Most people associate steroid use with oiled-up bodybuilders or professional athletes, but for some college-age men, steroids seem like the only way to measure up to the muscle-bound men in fitness magazines.
A survey of 270 male college students by Mike Parent, a University of Florida doctoral candidate in counseling psychology, showed that the same cultural influences that drive some women to feel dissatisfied with their bodies can also lead college-age men who highly value looking muscular to contemplate steroid use. Studies show that up to 5 percent of college-age men have used steroids, Parent said.
Understanding why some college-age men consider steroids could help counselors recognize how underlying body-image issues affect their patients, Parent said.
In the study, published in December in the Journal of Counseling Psychology, Parent and UF psychologist Bonnie Moradi applied a concept from the psychology of womens body image objectification theory to steroid use. The study marks the first time objectification theory has been applied to steroid use.
When women are bombarded with messages about how their bodies should look, they can internalize those messages, comparing their bodies to idealized media images and worrying more about how their bodies look than how they function. Parent and Moradi applied the theory to college-age men to evaluate whether media-driven body image concerns had an effect on their intention to use steroids.
They found that, for men who had internalized those cultural standards, the desire to look more muscular coupled with the belief that steroids would help them achieve their goals could lead them toward steroid use.
If they see these images and decide they want to look more muscular and they think steroids will get them there theyre more likely to engage in steroid use, Parent said. In most cases, they have no intention of playing competitive sports or bodybuilding theyre concerned about how they look. In many ways, these men are more at risk for steroid use than athletes. An athlete knows that steroid use would have huge consequences for his career. For an average guy, there are fewer barriers.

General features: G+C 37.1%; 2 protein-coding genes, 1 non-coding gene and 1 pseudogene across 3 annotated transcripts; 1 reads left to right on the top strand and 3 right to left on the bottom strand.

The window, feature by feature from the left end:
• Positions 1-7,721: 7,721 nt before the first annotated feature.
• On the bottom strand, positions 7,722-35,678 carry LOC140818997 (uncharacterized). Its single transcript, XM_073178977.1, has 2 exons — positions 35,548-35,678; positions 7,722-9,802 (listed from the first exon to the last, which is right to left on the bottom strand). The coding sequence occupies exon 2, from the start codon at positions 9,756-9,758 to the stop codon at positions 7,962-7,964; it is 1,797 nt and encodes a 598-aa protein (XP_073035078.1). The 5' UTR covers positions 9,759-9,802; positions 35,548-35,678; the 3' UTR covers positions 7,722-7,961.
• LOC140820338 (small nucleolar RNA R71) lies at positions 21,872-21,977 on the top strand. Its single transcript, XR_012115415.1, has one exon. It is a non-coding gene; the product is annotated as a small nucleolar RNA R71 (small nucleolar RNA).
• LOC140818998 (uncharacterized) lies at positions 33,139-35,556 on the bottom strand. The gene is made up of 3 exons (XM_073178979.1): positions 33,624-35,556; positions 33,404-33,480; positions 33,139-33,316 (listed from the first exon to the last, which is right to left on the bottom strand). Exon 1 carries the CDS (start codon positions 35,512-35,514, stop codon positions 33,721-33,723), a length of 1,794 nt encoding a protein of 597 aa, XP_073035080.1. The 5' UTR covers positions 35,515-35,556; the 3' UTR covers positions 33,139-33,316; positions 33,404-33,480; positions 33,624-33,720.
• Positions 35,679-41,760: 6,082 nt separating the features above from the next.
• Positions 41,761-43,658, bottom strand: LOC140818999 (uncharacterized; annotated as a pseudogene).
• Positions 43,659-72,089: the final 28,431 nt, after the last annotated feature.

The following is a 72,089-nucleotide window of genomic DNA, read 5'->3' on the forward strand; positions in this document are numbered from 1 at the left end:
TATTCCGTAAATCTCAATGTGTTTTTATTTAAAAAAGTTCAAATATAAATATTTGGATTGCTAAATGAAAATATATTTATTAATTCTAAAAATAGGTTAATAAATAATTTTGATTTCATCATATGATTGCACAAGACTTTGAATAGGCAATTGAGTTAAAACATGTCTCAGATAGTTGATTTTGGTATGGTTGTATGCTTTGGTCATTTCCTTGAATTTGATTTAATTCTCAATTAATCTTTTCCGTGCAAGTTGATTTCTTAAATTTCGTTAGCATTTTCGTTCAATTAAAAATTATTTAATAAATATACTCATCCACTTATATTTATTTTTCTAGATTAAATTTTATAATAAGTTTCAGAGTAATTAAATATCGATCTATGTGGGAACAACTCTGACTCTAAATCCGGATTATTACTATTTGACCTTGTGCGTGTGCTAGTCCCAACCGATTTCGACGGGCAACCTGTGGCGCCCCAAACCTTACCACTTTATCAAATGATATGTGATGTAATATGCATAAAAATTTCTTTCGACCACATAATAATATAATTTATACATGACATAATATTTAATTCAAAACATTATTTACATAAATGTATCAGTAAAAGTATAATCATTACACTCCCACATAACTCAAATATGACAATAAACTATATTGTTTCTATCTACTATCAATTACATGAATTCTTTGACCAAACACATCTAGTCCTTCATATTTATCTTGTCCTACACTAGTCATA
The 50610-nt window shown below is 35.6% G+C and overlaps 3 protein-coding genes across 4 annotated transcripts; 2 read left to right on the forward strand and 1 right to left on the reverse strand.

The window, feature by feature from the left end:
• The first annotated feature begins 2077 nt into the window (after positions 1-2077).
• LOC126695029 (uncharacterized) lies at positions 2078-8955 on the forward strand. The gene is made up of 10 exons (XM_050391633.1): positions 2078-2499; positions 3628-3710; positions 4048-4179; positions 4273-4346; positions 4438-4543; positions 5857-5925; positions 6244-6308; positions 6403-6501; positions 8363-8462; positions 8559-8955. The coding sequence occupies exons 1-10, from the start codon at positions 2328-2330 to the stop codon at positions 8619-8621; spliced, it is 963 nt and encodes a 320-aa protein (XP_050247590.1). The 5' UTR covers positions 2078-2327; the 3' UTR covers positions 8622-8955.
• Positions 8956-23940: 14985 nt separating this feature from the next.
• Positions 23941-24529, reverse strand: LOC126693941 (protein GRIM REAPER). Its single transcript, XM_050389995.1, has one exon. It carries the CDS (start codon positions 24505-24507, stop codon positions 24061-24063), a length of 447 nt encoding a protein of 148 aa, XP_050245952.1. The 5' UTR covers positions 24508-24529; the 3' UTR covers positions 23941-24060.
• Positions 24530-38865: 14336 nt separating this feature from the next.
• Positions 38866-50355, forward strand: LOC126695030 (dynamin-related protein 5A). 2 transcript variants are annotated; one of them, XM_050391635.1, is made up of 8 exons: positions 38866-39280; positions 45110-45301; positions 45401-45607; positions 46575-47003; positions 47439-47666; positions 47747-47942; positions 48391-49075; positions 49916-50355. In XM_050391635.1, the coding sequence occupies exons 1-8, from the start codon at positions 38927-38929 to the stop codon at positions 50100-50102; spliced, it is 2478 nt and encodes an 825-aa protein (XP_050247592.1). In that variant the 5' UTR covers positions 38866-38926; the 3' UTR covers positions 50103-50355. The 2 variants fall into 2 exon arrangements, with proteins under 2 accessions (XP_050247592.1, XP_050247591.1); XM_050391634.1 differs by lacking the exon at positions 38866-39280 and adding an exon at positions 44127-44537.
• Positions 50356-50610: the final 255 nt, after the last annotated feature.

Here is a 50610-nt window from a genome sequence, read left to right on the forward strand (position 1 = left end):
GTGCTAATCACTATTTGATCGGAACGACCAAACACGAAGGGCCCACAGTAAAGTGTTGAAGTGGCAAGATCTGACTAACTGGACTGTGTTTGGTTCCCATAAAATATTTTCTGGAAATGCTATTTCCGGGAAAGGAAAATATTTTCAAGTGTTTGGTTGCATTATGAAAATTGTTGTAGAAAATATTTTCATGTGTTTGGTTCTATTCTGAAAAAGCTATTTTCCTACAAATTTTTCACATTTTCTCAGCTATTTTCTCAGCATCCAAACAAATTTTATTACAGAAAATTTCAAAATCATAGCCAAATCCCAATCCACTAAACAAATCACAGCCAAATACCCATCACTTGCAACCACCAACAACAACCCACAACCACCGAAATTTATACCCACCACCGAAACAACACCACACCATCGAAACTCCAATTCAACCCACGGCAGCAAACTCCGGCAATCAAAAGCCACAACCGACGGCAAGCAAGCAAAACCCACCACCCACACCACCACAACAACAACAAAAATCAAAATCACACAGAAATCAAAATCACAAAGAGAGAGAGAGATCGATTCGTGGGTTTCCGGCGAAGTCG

The study showed that while internalizing cultural standards affected the intent to use steroids, two other components of objectification theory body shame and body surveillance did not. That means that men seeking treatment from a counselor or psychologist might not share or admit to the type of body-image concerns typically seen in women who have internalized cultural standards of attractiveness, Parent said.
Body image could be a concern in some male patients, but its manifesting in a way clinicians are not used to seeing. A man who is at risk for using steroids might present with depression or anxiety, not body-image issues. More research in this area could help clinicians ask questions that get to the underlying issue, Parent said.
In the survey, Parent and Moradi evaluated to what extent participants had internalized cultural standards of attractiveness, as well as their body-monitoring habits, body shame, drive for muscularity, the effect they thought steroids would have on them and whether they had sought out information on getting and using steroids..
This is an important study because it joins together two literatures that have not been brought together before: objectification theory and the drive for muscularity, said Ronald Levant, professor of psychology at the University of Akron and editor of the journal Psychology of Men and Masculinity. This breaks through academic silos of gender psychology and links two closely related fields that, strangely enough, rarely cross paths.
Provided by University of Florida